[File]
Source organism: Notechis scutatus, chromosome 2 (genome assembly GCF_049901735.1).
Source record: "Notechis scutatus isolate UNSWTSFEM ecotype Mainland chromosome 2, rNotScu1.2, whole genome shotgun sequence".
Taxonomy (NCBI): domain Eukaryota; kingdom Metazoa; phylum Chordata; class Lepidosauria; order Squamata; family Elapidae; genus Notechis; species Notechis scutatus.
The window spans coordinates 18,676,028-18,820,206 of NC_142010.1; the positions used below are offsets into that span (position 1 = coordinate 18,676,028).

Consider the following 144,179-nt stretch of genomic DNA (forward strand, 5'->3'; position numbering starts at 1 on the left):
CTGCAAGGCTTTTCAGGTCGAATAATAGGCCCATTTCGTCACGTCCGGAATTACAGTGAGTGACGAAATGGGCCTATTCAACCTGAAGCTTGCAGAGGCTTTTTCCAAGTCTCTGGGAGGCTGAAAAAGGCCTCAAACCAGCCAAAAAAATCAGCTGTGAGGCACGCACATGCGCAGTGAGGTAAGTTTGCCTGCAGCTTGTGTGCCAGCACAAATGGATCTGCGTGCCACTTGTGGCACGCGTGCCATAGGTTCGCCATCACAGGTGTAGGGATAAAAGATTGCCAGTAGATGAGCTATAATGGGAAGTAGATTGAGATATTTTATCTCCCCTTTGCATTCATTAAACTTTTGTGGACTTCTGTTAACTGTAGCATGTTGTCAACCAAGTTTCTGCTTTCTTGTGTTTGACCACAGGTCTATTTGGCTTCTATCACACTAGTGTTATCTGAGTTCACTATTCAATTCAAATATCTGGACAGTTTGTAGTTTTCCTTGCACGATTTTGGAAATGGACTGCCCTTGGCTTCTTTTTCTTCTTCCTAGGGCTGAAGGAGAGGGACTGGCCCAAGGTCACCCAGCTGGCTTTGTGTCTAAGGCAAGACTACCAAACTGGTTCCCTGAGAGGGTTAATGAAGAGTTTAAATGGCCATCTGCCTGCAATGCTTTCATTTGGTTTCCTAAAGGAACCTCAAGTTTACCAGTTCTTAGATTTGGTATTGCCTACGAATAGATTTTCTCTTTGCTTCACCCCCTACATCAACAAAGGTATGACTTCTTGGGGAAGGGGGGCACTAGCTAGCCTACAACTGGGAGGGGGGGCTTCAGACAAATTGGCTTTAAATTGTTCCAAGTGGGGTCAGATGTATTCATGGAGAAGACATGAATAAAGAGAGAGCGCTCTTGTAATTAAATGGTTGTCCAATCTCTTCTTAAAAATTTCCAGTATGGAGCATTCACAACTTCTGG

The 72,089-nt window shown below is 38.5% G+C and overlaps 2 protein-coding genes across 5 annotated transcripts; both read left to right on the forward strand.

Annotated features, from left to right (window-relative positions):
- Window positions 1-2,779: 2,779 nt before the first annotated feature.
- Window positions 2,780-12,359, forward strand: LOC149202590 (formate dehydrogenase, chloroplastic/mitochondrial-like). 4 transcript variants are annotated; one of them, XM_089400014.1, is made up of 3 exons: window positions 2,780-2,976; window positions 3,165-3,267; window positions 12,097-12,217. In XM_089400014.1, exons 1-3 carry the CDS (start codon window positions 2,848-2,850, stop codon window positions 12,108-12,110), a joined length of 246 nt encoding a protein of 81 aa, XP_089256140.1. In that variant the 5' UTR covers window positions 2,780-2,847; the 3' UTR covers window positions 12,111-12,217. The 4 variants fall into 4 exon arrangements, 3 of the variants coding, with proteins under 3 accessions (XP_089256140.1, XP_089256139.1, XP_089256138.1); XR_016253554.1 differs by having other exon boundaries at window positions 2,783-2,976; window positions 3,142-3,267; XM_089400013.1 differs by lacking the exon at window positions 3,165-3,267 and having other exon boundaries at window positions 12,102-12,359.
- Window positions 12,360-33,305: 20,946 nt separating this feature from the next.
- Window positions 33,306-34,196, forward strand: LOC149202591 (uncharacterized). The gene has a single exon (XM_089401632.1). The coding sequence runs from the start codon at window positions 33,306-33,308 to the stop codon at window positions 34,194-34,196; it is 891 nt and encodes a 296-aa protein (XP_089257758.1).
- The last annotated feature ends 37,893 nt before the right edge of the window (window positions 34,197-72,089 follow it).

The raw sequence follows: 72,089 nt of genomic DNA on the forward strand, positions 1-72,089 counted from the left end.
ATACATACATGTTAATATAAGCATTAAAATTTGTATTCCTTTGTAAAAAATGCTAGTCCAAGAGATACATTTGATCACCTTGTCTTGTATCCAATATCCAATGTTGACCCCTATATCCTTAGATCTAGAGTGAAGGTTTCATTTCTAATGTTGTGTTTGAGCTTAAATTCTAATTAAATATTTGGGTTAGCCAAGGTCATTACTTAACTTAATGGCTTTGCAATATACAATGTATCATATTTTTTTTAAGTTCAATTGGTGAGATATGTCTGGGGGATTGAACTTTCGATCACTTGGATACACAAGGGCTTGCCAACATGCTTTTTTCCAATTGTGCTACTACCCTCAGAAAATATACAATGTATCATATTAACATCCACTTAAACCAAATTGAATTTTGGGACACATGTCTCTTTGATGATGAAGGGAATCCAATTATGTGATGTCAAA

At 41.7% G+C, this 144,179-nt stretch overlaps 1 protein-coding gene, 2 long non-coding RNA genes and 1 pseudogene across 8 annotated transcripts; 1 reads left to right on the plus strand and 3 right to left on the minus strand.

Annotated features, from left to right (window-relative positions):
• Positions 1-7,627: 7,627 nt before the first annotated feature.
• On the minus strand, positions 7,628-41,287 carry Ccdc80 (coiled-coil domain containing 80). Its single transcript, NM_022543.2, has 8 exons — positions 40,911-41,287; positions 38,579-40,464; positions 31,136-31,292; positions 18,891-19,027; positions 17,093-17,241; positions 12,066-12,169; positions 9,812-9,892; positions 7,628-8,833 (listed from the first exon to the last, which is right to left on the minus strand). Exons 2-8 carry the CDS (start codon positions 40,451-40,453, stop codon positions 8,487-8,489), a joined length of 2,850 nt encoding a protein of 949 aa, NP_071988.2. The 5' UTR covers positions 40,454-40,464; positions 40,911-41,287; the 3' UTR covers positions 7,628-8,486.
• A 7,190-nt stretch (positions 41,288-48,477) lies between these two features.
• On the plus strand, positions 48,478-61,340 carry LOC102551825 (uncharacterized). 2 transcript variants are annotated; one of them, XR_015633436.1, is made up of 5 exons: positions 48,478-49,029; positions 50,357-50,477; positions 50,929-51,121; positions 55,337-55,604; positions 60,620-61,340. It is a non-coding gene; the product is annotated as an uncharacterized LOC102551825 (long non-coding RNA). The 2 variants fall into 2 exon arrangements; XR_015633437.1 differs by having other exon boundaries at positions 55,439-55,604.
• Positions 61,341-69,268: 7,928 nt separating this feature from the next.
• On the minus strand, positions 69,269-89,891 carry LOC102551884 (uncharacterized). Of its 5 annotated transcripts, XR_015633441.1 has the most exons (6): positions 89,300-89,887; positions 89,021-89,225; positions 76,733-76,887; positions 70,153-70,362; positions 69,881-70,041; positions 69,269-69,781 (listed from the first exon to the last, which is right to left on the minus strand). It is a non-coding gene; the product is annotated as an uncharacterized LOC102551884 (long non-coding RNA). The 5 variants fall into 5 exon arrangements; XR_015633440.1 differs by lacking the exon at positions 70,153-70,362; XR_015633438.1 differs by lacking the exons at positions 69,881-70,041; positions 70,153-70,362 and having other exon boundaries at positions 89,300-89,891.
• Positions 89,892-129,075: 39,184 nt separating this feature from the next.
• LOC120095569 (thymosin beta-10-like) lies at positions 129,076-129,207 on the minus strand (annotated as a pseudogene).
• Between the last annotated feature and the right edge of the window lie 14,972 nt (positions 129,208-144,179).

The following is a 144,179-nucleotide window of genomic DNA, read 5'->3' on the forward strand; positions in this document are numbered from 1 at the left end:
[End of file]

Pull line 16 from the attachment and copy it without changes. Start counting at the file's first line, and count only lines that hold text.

At 41.7% G+C, this 144,179-nt stretch overlaps 1 protein-coding gene, 2 long non-coding RNA genes and 1 pseudogene across 8 annotated transcripts; 1 reads left to right on the plus strand and 3 right to left on the minus strand.